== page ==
The patient was admitted to the internal medicine department for further investigation of rhabdomyolysis as well as for the monitoring and treatment of his renal dysfunction. Troponine and CK-MB were normal. Uric acid was 11.5 mg/dL. HBsAg, anti-HCV and HIV testing were negative. Prothrombin time, activated partial thromboplastin time and INR were also normal during his hospitalization. TSH was 0.2 mU/L, total T 4 was 9.4 μg/dL and total T 3 was 0.68 nmol/L the day after his admission to the hospital, suggesting probably low T 3 syndrome (euthyroid sick syndrome). ANA and Ra test were negative. Blood and urine cultures, antistreptolysin O, as well as serological tests for Epstein-Barr virus, Cyto-megalovirus, Herpes Simple virus, Coxsackie and Echo viruses were also negative.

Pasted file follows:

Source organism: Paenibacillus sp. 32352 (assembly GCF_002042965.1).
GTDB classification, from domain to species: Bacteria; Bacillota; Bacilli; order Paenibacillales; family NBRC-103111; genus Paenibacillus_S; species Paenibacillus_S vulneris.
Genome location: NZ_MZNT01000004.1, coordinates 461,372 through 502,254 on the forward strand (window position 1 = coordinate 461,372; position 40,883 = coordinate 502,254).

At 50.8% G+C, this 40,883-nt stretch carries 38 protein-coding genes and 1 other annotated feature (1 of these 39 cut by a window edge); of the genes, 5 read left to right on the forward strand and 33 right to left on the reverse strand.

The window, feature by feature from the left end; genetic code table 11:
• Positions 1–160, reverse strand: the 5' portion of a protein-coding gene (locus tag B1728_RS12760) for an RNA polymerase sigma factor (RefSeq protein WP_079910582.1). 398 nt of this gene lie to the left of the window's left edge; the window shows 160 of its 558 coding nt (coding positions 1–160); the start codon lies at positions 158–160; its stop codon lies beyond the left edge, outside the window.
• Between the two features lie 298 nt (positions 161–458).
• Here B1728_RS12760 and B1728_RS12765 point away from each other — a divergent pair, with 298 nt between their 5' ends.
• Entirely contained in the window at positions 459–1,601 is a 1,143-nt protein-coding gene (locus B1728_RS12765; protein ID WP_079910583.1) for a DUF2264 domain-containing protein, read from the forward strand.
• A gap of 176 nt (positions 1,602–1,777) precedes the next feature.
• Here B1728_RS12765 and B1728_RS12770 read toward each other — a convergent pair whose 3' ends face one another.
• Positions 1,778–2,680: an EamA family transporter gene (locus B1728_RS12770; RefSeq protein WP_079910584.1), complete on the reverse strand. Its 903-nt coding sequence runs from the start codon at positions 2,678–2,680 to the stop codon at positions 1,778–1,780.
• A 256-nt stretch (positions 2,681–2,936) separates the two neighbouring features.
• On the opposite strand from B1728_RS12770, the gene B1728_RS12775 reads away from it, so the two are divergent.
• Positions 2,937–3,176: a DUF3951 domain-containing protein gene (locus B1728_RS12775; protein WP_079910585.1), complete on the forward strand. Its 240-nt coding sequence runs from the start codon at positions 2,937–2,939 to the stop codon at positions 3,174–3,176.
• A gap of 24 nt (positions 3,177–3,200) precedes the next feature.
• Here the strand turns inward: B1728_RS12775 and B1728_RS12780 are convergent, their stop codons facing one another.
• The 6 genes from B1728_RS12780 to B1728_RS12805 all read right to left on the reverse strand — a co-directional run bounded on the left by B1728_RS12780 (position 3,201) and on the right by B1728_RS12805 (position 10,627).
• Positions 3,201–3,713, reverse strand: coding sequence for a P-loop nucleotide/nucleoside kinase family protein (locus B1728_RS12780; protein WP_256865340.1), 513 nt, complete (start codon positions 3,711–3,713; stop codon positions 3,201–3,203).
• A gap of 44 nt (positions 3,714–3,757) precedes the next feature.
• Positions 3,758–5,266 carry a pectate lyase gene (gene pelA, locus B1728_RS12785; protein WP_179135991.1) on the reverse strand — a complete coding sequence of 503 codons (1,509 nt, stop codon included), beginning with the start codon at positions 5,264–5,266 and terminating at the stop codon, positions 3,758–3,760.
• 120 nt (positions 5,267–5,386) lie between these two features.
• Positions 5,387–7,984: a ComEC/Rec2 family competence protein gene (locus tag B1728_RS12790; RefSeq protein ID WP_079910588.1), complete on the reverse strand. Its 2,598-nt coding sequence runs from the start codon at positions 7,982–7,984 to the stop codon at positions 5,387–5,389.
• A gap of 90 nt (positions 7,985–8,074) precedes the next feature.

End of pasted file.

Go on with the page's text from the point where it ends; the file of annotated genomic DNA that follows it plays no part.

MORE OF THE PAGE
The patient was treated with intravenous normal saline infusion. On the second day of his hospitalization, the patient developed non-oliguric AKI (Cr 2.6 mg/dL); moreover, his serum phosphorus rose to 5.9 mg/dL, while the serum total calcium was 7.5 mg/dL. The serum Cr value peaked on the 4 th day from his admission, while after the 5 th day his renal function progressively improved and his serum CK steadily decreased [Figure 1]. On the 12 th day after admission, his renal function returned to normal (Cr 1.3 mg/dL) without a need for hemodialysis and serum CK, P and Ca also normalized and muscle weakness improved significantly.
Figure 1: Creatinine and creatine kinase values progression during hospitalization.

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   Discussion Top